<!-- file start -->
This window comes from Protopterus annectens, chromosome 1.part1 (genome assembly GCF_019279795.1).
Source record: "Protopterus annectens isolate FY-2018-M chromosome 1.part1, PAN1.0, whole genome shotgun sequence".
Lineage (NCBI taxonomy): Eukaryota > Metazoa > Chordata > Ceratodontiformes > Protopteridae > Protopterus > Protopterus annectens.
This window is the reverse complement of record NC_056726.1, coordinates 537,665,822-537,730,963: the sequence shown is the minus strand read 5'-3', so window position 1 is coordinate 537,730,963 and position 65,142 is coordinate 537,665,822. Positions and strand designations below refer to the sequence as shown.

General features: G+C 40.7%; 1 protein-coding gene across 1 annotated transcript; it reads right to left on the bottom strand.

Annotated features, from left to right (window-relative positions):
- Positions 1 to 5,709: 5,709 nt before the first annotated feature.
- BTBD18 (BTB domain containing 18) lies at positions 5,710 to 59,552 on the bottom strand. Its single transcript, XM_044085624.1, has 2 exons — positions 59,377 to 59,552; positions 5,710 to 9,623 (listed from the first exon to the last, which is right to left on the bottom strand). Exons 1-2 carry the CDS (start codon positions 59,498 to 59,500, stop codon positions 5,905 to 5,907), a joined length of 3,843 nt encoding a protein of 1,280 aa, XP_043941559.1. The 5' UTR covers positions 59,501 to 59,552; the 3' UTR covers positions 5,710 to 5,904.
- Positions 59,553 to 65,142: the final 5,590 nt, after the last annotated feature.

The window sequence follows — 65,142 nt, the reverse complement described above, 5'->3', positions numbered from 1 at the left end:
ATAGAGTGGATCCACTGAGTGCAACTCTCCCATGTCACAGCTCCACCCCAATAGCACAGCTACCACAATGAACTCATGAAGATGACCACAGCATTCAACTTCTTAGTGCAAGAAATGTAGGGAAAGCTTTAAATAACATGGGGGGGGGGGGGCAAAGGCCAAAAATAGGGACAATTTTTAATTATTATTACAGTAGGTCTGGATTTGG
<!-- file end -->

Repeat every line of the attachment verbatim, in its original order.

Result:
This window comes from Protopterus annectens, chromosome 1.part1 (genome assembly GCF_019279795.1).
Source record: "Protopterus annectens isolate FY-2018-M chromosome 1.part1, PAN1.0, whole genome shotgun sequence".
Lineage (NCBI taxonomy): Eukaryota > Metazoa > Chordata > Ceratodontiformes > Protopteridae > Protopterus > Protopterus annectens.
This window is the reverse complement of record NC_056726.1, coordinates 537,665,822-537,730,963: the sequence shown is the minus strand read 5'-3', so window position 1 is coordinate 537,730,963 and position 65,142 is coordinate 537,665,822. Positions and strand designations below refer to the sequence as shown.

General features: G+C 40.7%; 1 protein-coding gene across 1 annotated transcript; it reads right to left on the bottom strand.

Annotated features, from left to right (window-relative positions):
- Positions 1 to 5,709: 5,709 nt before the first annotated feature.
- BTBD18 (BTB domain containing 18) lies at positions 5,710 to 59,552 on the bottom strand. Its single transcript, XM_044085624.1, has 2 exons — positions 59,377 to 59,552; positions 5,710 to 9,623 (listed from the first exon to the last, which is right to left on the bottom strand). Exons 1-2 carry the CDS (start codon positions 59,498 to 59,500, stop codon positions 5,905 to 5,907), a joined length of 3,843 nt encoding a protein of 1,280 aa, XP_043941559.1. The 5' UTR covers positions 59,501 to 59,552; the 3' UTR covers positions 5,710 to 5,904.
- Positions 59,553 to 65,142: the final 5,590 nt, after the last annotated feature.

The window sequence follows — 65,142 nt, the reverse complement described above, 5'->3', positions numbered from 1 at the left end:
ATAGAGTGGATCCACTGAGTGCAACTCTCCCATGTCACAGCTCCACCCCAATAGCACAGCTACCACAATGAACTCATGAAGATGACCACAGCATTCAACTTCTTAGTGCAAGAAATGTAGGGAAAGCTTTAAATAACATGGGGGGGGGGGGGCAAAGGCCAAAAATAGGGACAATTTTTAATTATTATTACAGTAGGTCTGGATTTGG